On the other hand, the informative constituents in blood or urine reflect more about the systematic response of diseases, thus saliva is a better subject for detecting oral diseases than other kinds of body fluids. For an example, it is difficult in some sense to detect the difference in the blood and urine samples between the patients with oral diseases and the healthy ones, as there exists dilution effect in the blood and urine. Distinctly, the salivary peptides originate partly from the desquamated epithelial cells and their degradation products. What’s more, the secretion and content of the saliva could change when the salivary glands are damaged. Therefore, the differences of salivary peptides between the patients and healthy individuals are more significant.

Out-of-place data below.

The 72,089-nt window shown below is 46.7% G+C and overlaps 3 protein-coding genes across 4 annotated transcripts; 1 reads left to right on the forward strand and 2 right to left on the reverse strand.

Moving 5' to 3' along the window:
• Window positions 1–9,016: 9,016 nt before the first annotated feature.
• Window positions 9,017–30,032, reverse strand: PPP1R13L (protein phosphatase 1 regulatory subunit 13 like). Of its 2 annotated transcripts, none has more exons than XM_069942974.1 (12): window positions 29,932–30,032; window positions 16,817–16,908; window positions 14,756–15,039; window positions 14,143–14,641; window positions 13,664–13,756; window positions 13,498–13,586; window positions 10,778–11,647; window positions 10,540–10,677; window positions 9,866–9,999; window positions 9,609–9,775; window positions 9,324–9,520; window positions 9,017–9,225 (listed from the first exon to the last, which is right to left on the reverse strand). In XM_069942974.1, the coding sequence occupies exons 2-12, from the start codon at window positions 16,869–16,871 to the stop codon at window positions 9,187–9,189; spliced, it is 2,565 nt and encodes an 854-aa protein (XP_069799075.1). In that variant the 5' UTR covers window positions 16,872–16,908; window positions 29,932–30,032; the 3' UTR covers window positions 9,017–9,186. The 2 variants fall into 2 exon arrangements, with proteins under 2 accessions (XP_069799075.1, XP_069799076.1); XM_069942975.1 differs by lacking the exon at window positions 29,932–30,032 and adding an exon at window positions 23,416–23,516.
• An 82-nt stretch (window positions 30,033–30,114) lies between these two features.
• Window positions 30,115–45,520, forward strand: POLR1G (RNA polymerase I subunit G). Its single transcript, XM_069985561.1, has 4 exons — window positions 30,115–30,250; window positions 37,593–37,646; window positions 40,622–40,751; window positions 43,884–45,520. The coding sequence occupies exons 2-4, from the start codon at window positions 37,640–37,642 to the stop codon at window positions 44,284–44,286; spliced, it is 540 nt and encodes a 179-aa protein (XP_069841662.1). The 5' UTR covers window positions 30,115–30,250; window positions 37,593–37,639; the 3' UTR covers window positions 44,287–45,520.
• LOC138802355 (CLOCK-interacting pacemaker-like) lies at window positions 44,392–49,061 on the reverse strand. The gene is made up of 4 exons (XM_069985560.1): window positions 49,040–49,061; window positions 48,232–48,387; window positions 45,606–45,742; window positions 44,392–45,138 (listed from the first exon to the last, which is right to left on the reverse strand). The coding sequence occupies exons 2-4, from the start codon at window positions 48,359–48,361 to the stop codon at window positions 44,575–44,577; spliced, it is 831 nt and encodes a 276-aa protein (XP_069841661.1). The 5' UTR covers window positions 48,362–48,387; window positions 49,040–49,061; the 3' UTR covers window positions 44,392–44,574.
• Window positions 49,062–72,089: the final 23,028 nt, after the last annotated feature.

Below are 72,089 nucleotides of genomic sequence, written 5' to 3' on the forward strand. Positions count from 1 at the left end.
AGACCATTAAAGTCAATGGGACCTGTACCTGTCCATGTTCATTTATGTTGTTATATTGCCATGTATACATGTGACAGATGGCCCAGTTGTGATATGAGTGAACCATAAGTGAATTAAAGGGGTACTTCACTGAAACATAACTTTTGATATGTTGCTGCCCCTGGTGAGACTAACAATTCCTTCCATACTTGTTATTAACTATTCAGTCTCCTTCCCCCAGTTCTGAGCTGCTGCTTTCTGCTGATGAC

The salivary peptidome also include the secretion of oral microflora. There have been more than 600kinds of identified microorganisms at present, besides the types difficult to culture and identify. The microflora play an important role in maintaining the harmony of oral microecology and in directly reflecting the defense against outside and condition of the body organism [19,20]. Lots of studies suggested that the oral microorganisms played an vital role in the onset of dental caries and periodontitis. Moreover, some research pointed that the oral microflora were different between the OSCC patients and the healthy [21], and some other reports indicated the differences in saliva microflora between IBD children and the controls [22]. Thus the differences of oral microflora leaded to certain specific secretion and then were reflected in the peptidomic spectrums. Obviously, this difference is specific in saliva not in the blood and urine.